Briscoe attempted to reenter the political arena in 1968, when he joined a crowded field of candidates seeking to replace retiring Texas Gov. John Connally. Briscoe finished fourth in the Democratic primary that year. Four years later, when the Sharpstown bank scandal rocked state government, Briscoe ran as a reform candidate and defeated incumbent Gov. Preston Smith and Lt. Gov. Ben Barnes in the primary. He later bested another reform candidate, state Rep. Frances "Sissy" Farenthold, in the runoff election. He ran on a platform of honesty and integrity in government and opposed any new state taxes. After his victory in the Democratic primary, he defeated state Sen. Henry Grover, the Republican nominee, and Ramsey Muniz, the standard bearer for La Raza Unida, in the 1972 general election. Notably, Briscoe won his contest while President Richard Nixon easily defeated Democratic nominee George McGovern by nearly a two-to-one margin in Texas.
Governor Dolph Briscoe working at his desk. Dolph Briscoe Papers, CAH; di_04000.
During his two terms as governor, Briscoe balanced increasing demands for more state services and a rapidly growing population. As the governor elected during a period of social unrest and skepticism about the motives of elected officials, he helped restore integrity to a state government that had fallen into disgrace as a result of the Sharpstown scandals. Briscoe's terms as governor led to a number of landmark events and achievements, including the most extensive ethics and financial disclosure bill in state history, passage of Open Meetings and Open Records legislation, and strengthened laws regulating lobbyists. Briscoe also presided over the first revision of the state's penal code in one hundred years.
Briscoe added $4 billion in new state funds for public education and higher education, and increased teacher salaries by the highest percentage in history and increased salaries for state employees. He expanded services to handicapped Texans by the department of Mental Health and Mental Retardation, and established the first toll-free hotline for runaway children. He appointed a larger number of women and minorities than any previous administration, and appointed the first African American members to state boards and appointed the first African American district judge. No new state taxes were passed during Briscoe's terms as governor, making him the first governor since World War II to hold the line on new state taxes or increasing existing state taxes.
In addition to his accomplishments as governor, Briscoe served as chairman of the Southern Governors Association, presided over the Interstate Oil Compact Commission, served on the National Petroleum Council, and was on the executive committee of the National Governor's Association.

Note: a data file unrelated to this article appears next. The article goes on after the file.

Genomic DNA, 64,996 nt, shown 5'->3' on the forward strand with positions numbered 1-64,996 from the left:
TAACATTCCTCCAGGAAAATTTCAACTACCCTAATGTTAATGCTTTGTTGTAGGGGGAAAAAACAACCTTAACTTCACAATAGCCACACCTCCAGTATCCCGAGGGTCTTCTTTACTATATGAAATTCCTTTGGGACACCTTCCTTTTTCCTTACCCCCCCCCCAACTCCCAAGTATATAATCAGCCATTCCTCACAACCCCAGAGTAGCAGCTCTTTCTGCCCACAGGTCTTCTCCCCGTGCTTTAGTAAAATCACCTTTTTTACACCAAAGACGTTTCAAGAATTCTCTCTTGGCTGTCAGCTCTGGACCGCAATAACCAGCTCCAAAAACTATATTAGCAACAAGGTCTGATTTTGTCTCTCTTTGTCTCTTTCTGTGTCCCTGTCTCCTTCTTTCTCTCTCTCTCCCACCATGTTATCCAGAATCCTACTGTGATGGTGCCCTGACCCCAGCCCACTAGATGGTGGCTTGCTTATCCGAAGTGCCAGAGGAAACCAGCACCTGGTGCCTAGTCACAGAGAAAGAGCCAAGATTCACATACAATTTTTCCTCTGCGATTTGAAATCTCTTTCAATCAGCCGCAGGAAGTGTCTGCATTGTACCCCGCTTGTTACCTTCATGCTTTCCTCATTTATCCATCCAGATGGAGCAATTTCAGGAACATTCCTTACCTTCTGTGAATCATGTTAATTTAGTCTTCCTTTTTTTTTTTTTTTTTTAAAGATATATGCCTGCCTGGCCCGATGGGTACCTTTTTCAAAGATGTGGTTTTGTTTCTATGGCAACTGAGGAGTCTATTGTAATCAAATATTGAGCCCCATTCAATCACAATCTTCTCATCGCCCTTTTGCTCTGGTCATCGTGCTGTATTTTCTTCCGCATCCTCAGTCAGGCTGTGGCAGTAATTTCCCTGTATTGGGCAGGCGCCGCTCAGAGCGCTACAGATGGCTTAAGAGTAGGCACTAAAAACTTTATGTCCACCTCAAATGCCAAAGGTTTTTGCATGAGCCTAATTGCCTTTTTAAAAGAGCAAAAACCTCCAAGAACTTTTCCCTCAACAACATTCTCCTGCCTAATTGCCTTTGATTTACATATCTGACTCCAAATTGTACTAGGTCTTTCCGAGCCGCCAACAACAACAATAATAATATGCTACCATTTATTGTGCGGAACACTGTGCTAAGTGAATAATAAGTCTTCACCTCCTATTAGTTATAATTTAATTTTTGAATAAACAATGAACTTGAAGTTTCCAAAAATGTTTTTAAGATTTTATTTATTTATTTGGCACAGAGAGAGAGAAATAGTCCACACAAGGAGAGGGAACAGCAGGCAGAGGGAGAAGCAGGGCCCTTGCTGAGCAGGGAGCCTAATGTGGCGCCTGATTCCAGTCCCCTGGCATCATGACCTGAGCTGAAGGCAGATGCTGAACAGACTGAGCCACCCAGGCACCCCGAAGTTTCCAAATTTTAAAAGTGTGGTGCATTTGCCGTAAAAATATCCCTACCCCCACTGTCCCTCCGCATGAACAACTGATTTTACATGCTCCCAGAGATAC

Dolph and Janey Briscoe outside the Texas Governor's Mansion. Dolph Briscoe Papers, CAH; di_3921.
During her husband's terms as governor, Janey Briscoe served as an activist first lady and often drew press attention for her activities. Janey Briscoe, who had received her B.S. and M.S. degrees in education from the University of Texas at Austin, later served on the University of Texas System's Board of Regents. Both Dolph and Janey Briscoe received Distinguished Alumni recognition by the University of Texas at Austin. Among her many areas of service, Janey Briscoe was chairman of the Generation Connection, which coordinated the efforts of human welfare and service agencies to increase public awareness of the needs of mature Texas citizens. She also founded and headed the First Lady's Volunteer Program, which helped coordinate the activities of volunteer groups across the state. She was a strong voice for Mental Health and Mental Retardation projects for the handicapped. She played a vital role on the Mansion Committee of the Arts and Humanities to preserve the historical significance of the Governor's Mansion. She was a founding member of De Las Encinas Chapter of the Daughters of the American Revolution; a past president of the Texas Sheep and Goat Raisers Auxiliary; and a director of Uvalde United Fund. She worked with the Girl Scouts and served as a board member of the Uvalde Opera House Restoration. Janey Briscoe died of cardiovascular disease in 2000. Governor Briscoe provided donations to establish the University of Texas Health Science Center's Janey Briscoe Center of Excellence in Cardiovascular Research, which is one of the top cardiovascular research centers in the nation. In 2006 the National Western Art Foundation announced the Dolph and Janey Briscoe Western Art Museum in San Antonio, a museum dedicated to art of the American West.
In 2008, The University of Texas at Austin announced the naming of its Center for American History after Gov. Briscoe, following gifts totaling $15 million and in recognition of his support for preserving and promoting Texas and U.S. history. "The history of Texas has long been a passion of mine," said Governor Briscoe. "Accordingly, I have been an avid fan of the Center for American History, which has the largest collection of Texana in existence. I believe that the outstanding work that Dr. Carleton and the Center carries out should be continued, enhanced, and expanded.”
Gov. Dolph Briscoe died in 2010.